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J Public Health Dent. 1996 Winter;56(1):51-4.

Etiology of nursing caries: a microbiologic perspective.

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Department of Clinical Dentistry, University of Rochester Medical Center, NY, USA.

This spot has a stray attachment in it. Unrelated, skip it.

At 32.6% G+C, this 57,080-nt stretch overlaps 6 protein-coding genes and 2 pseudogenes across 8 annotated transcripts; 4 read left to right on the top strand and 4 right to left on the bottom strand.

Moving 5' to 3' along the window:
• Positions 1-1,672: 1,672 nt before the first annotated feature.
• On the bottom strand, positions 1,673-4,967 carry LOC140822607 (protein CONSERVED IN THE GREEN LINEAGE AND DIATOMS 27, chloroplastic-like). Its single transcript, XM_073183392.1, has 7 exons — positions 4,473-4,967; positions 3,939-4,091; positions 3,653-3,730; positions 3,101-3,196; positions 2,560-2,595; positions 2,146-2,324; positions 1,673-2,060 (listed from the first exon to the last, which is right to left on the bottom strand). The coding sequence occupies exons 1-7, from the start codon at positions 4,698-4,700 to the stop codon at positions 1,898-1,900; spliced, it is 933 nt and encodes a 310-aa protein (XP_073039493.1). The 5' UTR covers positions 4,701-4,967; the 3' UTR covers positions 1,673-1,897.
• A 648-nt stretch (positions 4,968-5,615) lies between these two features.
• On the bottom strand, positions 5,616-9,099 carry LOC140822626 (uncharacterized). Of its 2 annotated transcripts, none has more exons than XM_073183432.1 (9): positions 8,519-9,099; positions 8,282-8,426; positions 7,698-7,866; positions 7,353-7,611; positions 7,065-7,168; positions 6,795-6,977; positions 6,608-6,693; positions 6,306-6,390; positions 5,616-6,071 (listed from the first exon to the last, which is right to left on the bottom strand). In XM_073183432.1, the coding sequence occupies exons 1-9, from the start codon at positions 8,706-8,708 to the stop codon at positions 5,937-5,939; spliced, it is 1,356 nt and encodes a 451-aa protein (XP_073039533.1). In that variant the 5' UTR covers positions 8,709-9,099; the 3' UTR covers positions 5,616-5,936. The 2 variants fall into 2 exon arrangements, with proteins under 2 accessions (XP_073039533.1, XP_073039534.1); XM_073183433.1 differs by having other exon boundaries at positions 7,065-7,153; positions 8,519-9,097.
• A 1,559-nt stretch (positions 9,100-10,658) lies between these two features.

A compelling body of scientific evidence supports the concept that nursing caries is an infectious and transmissible disease. This evidence makes a strong case to support the tenet that infants who are colonized by mutans streptococci, and who have feeding habits characterized by frequent and prolonged oral exposure to cariogenic substrates, are likely to have a drastic increase in their oral mutans streptococci populations. Such an increase is associated with a high risk for rampant dental caries. This evidence strongly suggests that the first step in the etiology of nursing caries is primary infection by mutans streptococci; the second step is accumulation of these organisms to pathogenic levels as a consequence of frequent and prolonged oral exposure to cariogenic substrates; and the third step is rapid demineralization and cavitation of enamel resulting in rampant dental caries. This three-step model might provide an important framework for the design of clinical trials targeted at prevention of nursing caries.

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